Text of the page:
Tag Archives: dna

Charging candy with a crime, welcome to Gattica

Well, candy with DNA that is. As reported in the Kansas City Star, Police, without suspect, charge DNA on evidence before statute of limitations expires .

As described in the article:


A critical crime solver, genetic science has clinched guilty verdicts in murder and rape cases for years. Now, as the technology advances, prosecutors in a few pockets of the country — including Kansas City — systematically use DNA evidence to file what are known as “John Doe” complaints, or no-name warrants, in less serious crimes such as burglary and vandalism.

“If you don’t stop the clock from ticking, there’s nothing you can do,” said Ted Hunt, an assistant Jackson County prosecutor who specializes in DNA evidence. “It’s too late.”

Since 2002, Jackson County prosecutors have filed 28 John Doe complaints, and Hunt said that number would grow substantially. That’s because police and prosecutors make sure they watch the clock.

Whenever a burglary, robbery or vandalism with DNA evidence is nearing its statute of limitation, police alert Hunt’s office, and prosecutors file a no-name charge.

By filing these complaints, and charging the DNA instead of a named suspect, prosecutors put cases on hold until they know whose genetic fingerprint they charged. These cases otherwise wouldn’t be solved within the statute of limitations, and the suspects would be let off scot-free.

Scientifically, I guess this might be legitimate. DNA forensics, though not without it’s caveats, is a powerful tool. Yet, as one defense attorney stated:


“If a defendant in a property crime is arrested 20 years after the fact, based on his DNA, he’s not able to defend himself effectively,” said J.R. Hobbs, a Kansas City defense attorney.

There is more to determining who committed a crime than determining if they left DNA behind, of course. There are eyewitnesses (which are notoriously inaccurate even immediately after the fact) and witnesses who have died or can not be found, or whose memories.

I’ll be looking forward to the first Supreme Court Case on this.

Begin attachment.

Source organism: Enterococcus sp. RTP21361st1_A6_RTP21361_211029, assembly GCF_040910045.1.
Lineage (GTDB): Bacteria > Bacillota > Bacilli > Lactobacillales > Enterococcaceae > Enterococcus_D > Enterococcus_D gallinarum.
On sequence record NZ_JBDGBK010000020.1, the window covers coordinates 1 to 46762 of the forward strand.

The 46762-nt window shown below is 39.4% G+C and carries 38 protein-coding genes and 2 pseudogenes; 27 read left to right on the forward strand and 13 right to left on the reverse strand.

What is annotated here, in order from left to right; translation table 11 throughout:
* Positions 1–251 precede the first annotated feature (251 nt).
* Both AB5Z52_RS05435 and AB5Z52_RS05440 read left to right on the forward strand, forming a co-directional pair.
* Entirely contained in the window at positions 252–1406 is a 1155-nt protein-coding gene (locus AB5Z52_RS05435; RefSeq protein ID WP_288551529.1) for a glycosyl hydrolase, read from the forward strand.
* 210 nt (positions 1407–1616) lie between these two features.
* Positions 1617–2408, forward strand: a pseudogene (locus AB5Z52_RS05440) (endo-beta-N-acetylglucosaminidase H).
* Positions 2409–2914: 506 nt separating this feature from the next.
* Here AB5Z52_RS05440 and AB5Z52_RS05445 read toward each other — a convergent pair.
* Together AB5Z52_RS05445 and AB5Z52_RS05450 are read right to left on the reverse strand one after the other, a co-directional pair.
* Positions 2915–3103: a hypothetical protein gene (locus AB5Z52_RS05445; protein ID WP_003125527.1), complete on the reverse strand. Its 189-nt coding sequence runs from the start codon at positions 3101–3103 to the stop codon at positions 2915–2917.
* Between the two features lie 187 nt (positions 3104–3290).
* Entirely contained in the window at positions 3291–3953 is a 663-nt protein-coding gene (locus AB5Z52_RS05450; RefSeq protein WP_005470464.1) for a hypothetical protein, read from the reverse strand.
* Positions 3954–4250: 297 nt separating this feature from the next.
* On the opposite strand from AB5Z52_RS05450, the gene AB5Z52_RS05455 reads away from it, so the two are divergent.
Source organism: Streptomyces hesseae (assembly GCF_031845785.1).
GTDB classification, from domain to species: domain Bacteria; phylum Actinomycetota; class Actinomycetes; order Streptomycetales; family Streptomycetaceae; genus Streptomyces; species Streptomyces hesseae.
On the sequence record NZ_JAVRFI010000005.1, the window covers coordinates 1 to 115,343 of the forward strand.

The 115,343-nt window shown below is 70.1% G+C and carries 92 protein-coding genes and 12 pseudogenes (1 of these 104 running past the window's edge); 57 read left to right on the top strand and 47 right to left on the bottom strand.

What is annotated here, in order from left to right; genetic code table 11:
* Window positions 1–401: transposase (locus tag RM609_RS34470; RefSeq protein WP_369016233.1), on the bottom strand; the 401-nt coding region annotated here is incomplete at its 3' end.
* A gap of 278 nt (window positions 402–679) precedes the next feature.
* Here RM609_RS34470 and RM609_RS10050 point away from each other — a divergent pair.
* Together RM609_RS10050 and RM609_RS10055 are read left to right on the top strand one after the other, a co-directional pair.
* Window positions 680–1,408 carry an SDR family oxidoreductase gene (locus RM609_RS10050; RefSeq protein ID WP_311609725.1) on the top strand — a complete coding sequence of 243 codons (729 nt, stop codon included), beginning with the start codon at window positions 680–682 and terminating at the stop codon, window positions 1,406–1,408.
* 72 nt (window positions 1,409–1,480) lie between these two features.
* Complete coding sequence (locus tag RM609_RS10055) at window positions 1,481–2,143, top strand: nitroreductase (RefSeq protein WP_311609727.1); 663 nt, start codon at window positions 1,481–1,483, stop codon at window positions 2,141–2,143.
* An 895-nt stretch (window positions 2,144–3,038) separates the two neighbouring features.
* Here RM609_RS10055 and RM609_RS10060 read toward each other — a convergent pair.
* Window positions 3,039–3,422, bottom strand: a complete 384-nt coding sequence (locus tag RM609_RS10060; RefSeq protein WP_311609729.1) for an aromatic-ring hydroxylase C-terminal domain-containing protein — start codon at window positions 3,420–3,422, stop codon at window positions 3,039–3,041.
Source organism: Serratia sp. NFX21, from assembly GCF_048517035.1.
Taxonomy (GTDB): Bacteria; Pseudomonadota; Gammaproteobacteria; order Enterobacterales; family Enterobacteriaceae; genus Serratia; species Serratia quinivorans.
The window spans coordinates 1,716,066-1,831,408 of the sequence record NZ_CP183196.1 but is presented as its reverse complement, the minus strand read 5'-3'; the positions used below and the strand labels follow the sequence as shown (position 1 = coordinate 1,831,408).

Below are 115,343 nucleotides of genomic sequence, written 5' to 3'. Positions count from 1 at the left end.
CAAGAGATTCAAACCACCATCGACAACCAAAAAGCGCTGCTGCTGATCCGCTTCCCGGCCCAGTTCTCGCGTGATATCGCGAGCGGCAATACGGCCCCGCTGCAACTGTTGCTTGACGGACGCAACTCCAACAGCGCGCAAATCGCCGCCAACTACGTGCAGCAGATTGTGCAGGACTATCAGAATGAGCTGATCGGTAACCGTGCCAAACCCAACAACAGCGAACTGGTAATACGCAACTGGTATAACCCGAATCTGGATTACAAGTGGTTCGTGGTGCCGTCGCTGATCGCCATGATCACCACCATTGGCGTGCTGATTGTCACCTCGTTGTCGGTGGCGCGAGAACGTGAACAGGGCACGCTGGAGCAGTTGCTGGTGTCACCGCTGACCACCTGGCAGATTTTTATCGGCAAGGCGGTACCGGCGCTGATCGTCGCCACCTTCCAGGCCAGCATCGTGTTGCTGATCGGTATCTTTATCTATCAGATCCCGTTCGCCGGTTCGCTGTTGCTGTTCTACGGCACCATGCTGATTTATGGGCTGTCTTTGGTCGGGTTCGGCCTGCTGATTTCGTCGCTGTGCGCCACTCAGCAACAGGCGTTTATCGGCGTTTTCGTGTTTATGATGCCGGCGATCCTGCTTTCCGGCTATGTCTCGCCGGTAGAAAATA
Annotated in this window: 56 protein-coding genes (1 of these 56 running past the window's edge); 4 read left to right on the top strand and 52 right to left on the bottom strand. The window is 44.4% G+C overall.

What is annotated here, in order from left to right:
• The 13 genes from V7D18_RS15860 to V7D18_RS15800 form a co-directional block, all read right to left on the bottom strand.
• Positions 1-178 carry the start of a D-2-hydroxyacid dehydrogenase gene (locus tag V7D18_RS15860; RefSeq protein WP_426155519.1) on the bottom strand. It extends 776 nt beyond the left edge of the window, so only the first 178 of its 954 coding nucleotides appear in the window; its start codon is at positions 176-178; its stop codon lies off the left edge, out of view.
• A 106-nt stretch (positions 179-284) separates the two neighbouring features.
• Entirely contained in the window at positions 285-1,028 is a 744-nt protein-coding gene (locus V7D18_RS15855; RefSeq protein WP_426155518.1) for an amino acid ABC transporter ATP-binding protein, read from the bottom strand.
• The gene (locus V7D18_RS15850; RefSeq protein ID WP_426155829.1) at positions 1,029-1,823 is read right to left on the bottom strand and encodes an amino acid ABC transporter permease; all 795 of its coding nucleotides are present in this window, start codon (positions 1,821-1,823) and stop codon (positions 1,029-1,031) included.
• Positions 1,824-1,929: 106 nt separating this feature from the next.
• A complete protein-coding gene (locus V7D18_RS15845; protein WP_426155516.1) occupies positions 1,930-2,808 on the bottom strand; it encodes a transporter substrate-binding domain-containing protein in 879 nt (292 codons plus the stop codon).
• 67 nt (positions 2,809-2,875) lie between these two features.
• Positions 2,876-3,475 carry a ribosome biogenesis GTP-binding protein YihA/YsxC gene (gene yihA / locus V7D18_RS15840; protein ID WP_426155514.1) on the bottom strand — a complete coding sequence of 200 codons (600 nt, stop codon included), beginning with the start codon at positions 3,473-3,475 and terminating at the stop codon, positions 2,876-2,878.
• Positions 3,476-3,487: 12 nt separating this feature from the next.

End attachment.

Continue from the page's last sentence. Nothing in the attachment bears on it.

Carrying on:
(hat tip: raw story)

Edit: links were broken in 1/14 but I needed a version of the story, so I found it here: http://www.mcclatchydc.com/2010/02/15/85118/lacking-suspects-prosecutors-now.html


Tip of the Week: Clock Gene Music


If you didn’t know it already, there is an entire community out there, having noted the similarity between biological sequences and music, that has been working out methods to convert DNA and protein sequences into music using the properties/differences in the bases and amino acids. Some of the results of this fiddling have created some interesting, and often haunting and beautiful, music. One such site is Gene2Music. Here, several people (Rie Takahashi, Jeffery Miller et. al) have created an algorithm to translate gene sequences into music. In this tip of the week we’ll show you the site and how to take a gene of interest and create your own piece. Take a quick listen to Human ThyA (audio) and then listen to a piece composed by Rie Takahashi based on the themes of ThyA. Impressive. Maybe the next Mozart will do a series of compositions based on the human genome (that will be one long concert).

Happy DNA Day!

dna dayWatson and Crick’s discovery was 55 years ago (original Nature article). The Human genome was completed 5 years ago.

And thus DNA Day every April 25th in celebration of those two huge milestones. The celebrations often revolve around education and educational tools to teach students, scientists and the public about the science behind DNA and the genome.

As we mentioned last week (that post has more interesting information about DNA Day), we are celebrating here too. Well, actually we celebrate DNA day every day ;), it’s our job.. but in extra celebration…

We are offering a tutorial on how to use the NCBI Map Viewer. The NCBI Map Viewer, as our blurb says,

organizes and displays dozens of species genomes, and provides additional context with appropriate annotations for the genomic sequences. Extensive integration with other NCBI tools enables researchers to link quickly to relevant additional details.mapviewer

So, go check it out and learn a little more in celebration of DNA Day! (and don’t forget, there are 7 free full tutorial suites available)

Also, DNA Day is begin celebrated around the world, check out some of these celebrations:

At “Eye on DNA” points to a DNA Day ECard!

Go to the DNA Day Chat Room at the National Human Genome Research Institute

Go extract your own DNA or “write your name in DNA” in beads of four colors for the real DNA geek in you.

Read some “Reflections on DNA Day” at SEA.

Acronyms make me cringe

Ok, it has something to do with having been in the Army reserves and active duty, but I really have an aversion to acronyms.. BDU, MRE, AWOL, and the list goes on and on. The Army speaks in an acronym language nearly impervious to outsiders.

So do scientists. MAP, HIV, TE, LTR, DNA, BLAST, YAC, BAC and on and on. Even though some of these acronyms have made it into general parlance (DNA, HIV), some can be not only be life-science specific, but also field-specific. You’ll see something like “Transposable elements (TEs) are known in every… ” but sometimes you won’t see them so nicely spelled out and it’ll be more like “TEs are known in every…” Sigh.

How do you decode? Continue reading